People can receive God’s love that has been poured into us by the Holy Spirit (vs. 5). When we have faith in Christ, God pours his love into us by sending us the Holy Spirit to live in us. The Holy Spirit is God living in us to guide us and help us be mirrors of God’s love to others.
People are powerless to save themselves (vs. 6). Our society tells us that as long as we are “good” people, we will go to heaven. Or they say that there are many ways to God, and it doesn’t matter which one you choose. This passage makes it clear that none of us can save ourselves. We are powerless to do anything on our own. Only Jesus’ sacrifice on the cross and our faith in him can save us.
Some people are willing to die for others (vs. 7). God has placed in some people the willingness to die to keep others safe. This is a rare characteristic, but it is a reflection of what Christ did for us.
People who are still in sin are enemies of God (vs. 10). People are born into a sinful state, and this sinful state makes us the target of God’s wrath. As long as we are in this sinful state, we are enemies of God.
3. What does the passage say about God’s plan?
God’s plan is that suffering produces perseverance, perseverance produces character, and character produces hope (vs. 3–4). Suffering, both natural suffering (e.g., sickness) and forced suffering (e.g., persecution), is part of our human experience. This passage tells us that no matter what we face or how hard it is, God uses those things to mature us into people who reflect him. First, we develop perseverance to handle the suffering, then that perseverance helps us build good character traits to become more like Christ. Through this process, we find that God is our true source of hope for a better future.
God’s plan is that Jesus’ blood will justify his people (vs. 9). When God sent Jesus to earth to be the sacrifice for our sins, his plan was that Jesus’ blood would cover the sins of his people so that they can stand righteous before God—we can be justified before God because of Jesus’ blood that was shed on the cross.
God’s plan is that those who believe in Jesus will be saved from his wrath (vs. 9). The result of us being justified by Jesus’ blood is that we will no longer have to face God’s wrath. God only has wrath for sin and evil. Because we are justified by Jesus’ blood, and that blood covers us in Jesus’ righteousness, God no longer sees our sin. He only sees Jesus’ righteousness. Therefore, he no longer has wrath against us.
God’s plan is that we will be reconciled to him through Jesus’ death (vs. 10–11). The final step in this process is that the broken relationship between God and man that was caused by Adam and Eve’s first act of sin in the Garden of Eden can be restored because of Jesus’ sacrifice on the cross.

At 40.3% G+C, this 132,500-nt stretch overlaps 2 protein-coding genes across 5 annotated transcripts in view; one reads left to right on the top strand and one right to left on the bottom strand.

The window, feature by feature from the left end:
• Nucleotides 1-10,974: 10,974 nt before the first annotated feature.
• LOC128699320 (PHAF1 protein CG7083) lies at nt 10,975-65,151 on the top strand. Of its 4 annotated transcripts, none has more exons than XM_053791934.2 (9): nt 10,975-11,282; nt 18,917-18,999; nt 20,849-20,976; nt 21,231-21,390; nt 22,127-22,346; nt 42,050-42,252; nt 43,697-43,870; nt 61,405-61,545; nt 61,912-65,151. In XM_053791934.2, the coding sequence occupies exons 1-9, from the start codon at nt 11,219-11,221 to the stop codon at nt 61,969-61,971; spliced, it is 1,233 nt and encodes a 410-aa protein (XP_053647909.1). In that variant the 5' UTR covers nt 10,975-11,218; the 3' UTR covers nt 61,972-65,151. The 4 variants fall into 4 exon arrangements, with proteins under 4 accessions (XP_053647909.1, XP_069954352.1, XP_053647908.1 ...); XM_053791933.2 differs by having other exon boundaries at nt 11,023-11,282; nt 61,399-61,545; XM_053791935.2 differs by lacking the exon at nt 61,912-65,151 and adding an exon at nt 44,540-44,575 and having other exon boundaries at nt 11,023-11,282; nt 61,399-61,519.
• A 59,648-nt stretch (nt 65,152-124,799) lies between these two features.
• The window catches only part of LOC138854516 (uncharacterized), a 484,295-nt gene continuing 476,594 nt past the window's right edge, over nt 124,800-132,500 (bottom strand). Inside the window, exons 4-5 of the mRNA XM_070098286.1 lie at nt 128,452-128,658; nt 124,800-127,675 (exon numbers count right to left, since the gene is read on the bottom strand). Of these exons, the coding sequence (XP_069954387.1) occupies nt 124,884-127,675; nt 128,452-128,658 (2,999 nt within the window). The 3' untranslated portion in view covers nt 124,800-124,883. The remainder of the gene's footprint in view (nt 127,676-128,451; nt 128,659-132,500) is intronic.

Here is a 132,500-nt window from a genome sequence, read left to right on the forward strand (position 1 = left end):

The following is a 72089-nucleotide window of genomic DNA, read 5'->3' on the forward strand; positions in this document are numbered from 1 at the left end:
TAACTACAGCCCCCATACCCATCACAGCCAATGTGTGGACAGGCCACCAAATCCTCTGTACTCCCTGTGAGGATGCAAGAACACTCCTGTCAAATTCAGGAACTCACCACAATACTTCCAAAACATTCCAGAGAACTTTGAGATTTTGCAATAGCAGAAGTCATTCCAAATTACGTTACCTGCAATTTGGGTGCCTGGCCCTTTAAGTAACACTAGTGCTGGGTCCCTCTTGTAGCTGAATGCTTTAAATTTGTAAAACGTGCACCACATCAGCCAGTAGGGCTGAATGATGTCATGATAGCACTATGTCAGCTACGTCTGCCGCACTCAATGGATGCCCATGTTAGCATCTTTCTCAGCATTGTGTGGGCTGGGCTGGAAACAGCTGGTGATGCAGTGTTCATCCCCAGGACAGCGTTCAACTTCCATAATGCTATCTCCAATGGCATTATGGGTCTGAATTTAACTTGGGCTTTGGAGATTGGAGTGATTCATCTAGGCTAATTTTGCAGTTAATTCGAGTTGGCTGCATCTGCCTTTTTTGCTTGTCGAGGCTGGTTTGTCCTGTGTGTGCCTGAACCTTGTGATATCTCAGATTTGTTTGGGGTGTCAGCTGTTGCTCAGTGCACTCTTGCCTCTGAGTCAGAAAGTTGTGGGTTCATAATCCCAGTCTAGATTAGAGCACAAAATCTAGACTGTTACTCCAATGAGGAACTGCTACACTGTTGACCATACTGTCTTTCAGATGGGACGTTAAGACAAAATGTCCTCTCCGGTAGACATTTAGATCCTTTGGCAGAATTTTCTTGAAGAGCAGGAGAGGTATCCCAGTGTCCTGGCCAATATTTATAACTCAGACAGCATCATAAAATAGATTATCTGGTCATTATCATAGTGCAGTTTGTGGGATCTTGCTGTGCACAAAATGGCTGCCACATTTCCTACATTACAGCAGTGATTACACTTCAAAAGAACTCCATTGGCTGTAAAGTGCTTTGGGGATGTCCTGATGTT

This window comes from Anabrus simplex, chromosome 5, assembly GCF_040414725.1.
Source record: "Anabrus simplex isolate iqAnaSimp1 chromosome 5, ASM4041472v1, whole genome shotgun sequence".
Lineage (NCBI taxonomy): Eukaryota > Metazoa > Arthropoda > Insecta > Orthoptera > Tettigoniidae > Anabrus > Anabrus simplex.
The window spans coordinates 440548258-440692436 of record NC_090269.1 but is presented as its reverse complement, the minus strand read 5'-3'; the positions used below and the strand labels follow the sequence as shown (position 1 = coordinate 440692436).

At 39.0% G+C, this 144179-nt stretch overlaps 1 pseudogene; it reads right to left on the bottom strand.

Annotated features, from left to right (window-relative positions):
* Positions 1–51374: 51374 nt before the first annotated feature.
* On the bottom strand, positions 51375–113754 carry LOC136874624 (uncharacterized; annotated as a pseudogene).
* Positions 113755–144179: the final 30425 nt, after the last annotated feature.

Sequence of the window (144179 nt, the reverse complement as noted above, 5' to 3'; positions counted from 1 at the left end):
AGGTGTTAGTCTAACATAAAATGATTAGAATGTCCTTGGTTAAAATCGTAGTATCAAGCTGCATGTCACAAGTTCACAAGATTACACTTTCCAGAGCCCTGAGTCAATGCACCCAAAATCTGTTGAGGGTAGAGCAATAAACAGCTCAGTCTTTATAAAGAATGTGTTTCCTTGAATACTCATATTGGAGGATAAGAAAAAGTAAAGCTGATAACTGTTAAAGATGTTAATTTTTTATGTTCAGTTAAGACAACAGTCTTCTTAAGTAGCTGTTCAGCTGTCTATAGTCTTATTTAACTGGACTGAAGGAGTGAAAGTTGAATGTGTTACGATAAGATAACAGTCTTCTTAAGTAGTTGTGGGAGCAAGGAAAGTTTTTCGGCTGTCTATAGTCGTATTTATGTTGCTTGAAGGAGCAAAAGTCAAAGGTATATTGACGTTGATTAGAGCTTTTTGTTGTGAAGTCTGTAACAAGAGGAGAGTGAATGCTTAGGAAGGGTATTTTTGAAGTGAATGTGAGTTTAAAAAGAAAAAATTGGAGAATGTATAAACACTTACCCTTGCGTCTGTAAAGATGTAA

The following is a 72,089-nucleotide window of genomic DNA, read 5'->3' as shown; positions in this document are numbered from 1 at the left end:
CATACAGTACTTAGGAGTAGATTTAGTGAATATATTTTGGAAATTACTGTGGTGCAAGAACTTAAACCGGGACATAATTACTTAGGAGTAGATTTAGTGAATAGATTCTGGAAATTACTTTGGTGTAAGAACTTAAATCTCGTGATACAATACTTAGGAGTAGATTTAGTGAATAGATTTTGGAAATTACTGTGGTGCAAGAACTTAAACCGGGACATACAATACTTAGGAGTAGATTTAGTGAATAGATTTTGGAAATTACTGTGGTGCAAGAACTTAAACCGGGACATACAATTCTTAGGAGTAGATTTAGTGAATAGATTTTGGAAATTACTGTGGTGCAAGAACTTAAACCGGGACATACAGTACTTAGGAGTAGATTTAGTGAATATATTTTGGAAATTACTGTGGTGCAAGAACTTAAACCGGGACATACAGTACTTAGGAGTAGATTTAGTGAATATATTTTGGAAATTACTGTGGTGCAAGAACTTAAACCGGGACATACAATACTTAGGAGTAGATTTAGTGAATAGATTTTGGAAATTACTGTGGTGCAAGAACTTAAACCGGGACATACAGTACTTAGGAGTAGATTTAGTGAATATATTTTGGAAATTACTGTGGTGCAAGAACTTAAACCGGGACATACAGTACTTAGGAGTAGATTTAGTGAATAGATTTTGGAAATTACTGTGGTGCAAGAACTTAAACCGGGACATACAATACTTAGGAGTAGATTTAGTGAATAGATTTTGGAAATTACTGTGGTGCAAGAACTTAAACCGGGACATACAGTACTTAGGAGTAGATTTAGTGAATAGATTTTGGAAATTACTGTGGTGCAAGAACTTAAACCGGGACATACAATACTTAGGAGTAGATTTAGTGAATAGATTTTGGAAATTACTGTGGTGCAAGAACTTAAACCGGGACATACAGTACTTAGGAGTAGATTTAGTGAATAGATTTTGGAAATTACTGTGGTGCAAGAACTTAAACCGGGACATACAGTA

God’s plan is that we will be saved through Jesus’ life (vs. 10). Although this passage doesn’t state it clearly, verse 10 hints at this truth—when Jesus died on the cross, he didn’t stay dead. He rose again and is alive even today. If Jesus had stayed dead, there would be no hope for us. No salvation, no justification, no reconciliation. But Jesus conquered sin and death by rising again. Because of this, all these other acts of grace can be ours.
How does the passage fit into the overarching story of the Bible?
Sometimes it’s easier to understand a passage if you have a little outside knowledge from other passages in the Bible. This section will help provide that outside perspective.
The Bible gives a very clear picture of God as holy and righteous and humans as wicked and sinful. Because of this, we are deserving of God’s wrath. But God desires to have a relationship with the people he created, so he developed a plan through which people could again have a right relationship with him. His plan was to send Jesus to earth to live a perfect life and die on a cross as the perfect and final sacrifice for our sins.
The most amazing part? Jesus went through with this plan while we were still sinners. He didn’t wait for everyone to want to be obedient to God. He came and paid the price without depending on people to make the choice to follow him.
Because of Jesus’ sacrifice on the cross, several things happen for those who choose to have faith in him. First, our sins are paid for and God’s wrath is appeased (we are saved from God’s wrath). Second, we are justified before God because we are covered in Jesus’ righteousness (justified means we are declared righteous in God’s sight). Finally, we can be reconciled to God and have that broken relationship restored because God sees us through Jesus’ righteousness rather than our own wickedness (reconciled means to restore a relationship between two parties).
Of course, there are other things that happen when we choose to have faith in Jesus, but those three things are the focus of this passage. Salvation, justification, and reconciliation. They might seem like big words that are hard to understand, but they hold the key to how we can become right with God.
Individual: Answer the following questions thoughtfully for yourself.
Group: Pose these questions for discussion.
All: If you are willing to share, I’d love to hear your thoughts to these questions. Feel free to use the comment section to start a discussion about this passage.
What else strikes you about this passage?
How does the passage affect how you view God? How you view yourself?
How does this passage affect how you will live your life?
For Bible Essential studies, you can use my thoughts as your devotional, or you can download and use the journaling sheet to work through the passage on your own. If desired, you can then compare your thoughts to mine. Journal sheets can be downloaded and used now or later. They can be printed and filled in by hand or saved and filled out electronically. Journal sheets are available for individual or group use.
If you plan to lead a group study, a PowerPoint presentation is also available.
You can access these resources by clicking here: Romans 5 Resources